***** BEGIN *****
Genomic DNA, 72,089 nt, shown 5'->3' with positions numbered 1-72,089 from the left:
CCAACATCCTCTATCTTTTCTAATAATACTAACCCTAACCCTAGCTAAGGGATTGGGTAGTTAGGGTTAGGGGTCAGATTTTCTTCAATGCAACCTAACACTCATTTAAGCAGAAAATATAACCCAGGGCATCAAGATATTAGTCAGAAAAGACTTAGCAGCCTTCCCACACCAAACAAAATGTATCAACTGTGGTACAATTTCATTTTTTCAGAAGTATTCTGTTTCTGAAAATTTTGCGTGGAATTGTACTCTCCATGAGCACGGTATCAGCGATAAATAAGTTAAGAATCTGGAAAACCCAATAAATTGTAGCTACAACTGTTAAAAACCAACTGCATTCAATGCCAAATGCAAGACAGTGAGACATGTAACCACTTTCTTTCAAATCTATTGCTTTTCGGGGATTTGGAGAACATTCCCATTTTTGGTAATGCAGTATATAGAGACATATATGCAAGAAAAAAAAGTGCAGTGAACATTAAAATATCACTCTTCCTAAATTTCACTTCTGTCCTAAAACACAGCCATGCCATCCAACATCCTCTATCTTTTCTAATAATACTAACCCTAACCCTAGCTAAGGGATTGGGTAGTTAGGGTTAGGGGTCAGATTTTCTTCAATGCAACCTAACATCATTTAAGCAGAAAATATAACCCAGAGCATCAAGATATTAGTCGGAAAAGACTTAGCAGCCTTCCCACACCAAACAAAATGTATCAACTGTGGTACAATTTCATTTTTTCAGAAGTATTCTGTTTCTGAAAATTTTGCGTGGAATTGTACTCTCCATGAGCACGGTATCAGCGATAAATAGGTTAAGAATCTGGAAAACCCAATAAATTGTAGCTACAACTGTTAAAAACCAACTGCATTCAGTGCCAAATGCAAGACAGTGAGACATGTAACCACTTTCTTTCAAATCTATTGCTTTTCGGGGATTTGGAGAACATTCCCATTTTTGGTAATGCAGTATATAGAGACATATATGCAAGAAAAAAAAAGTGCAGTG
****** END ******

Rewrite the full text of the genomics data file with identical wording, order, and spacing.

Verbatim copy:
Genomic DNA, 72,089 nt, shown 5'->3' with positions numbered 1-72,089 from the left:
CCAACATCCTCTATCTTTTCTAATAATACTAACCCTAACCCTAGCTAAGGGATTGGGTAGTTAGGGTTAGGGGTCAGATTTTCTTCAATGCAACCTAACACTCATTTAAGCAGAAAATATAACCCAGGGCATCAAGATATTAGTCAGAAAAGACTTAGCAGCCTTCCCACACCAAACAAAATGTATCAACTGTGGTACAATTTCATTTTTTCAGAAGTATTCTGTTTCTGAAAATTTTGCGTGGAATTGTACTCTCCATGAGCACGGTATCAGCGATAAATAAGTTAAGAATCTGGAAAACCCAATAAATTGTAGCTACAACTGTTAAAAACCAACTGCATTCAATGCCAAATGCAAGACAGTGAGACATGTAACCACTTTCTTTCAAATCTATTGCTTTTCGGGGATTTGGAGAACATTCCCATTTTTGGTAATGCAGTATATAGAGACATATATGCAAGAAAAAAAAGTGCAGTGAACATTAAAATATCACTCTTCCTAAATTTCACTTCTGTCCTAAAACACAGCCATGCCATCCAACATCCTCTATCTTTTCTAATAATACTAACCCTAACCCTAGCTAAGGGATTGGGTAGTTAGGGTTAGGGGTCAGATTTTCTTCAATGCAACCTAACATCATTTAAGCAGAAAATATAACCCAGAGCATCAAGATATTAGTCGGAAAAGACTTAGCAGCCTTCCCACACCAAACAAAATGTATCAACTGTGGTACAATTTCATTTTTTCAGAAGTATTCTGTTTCTGAAAATTTTGCGTGGAATTGTACTCTCCATGAGCACGGTATCAGCGATAAATAGGTTAAGAATCTGGAAAACCCAATAAATTGTAGCTACAACTGTTAAAAACCAACTGCATTCAGTGCCAAATGCAAGACAGTGAGACATGTAACCACTTTCTTTCAAATCTATTGCTTTTCGGGGATTTGGAGAACATTCCCATTTTTGGTAATGCAGTATATAGAGACATATATGCAAGAAAAAAAAAGTGCAGTG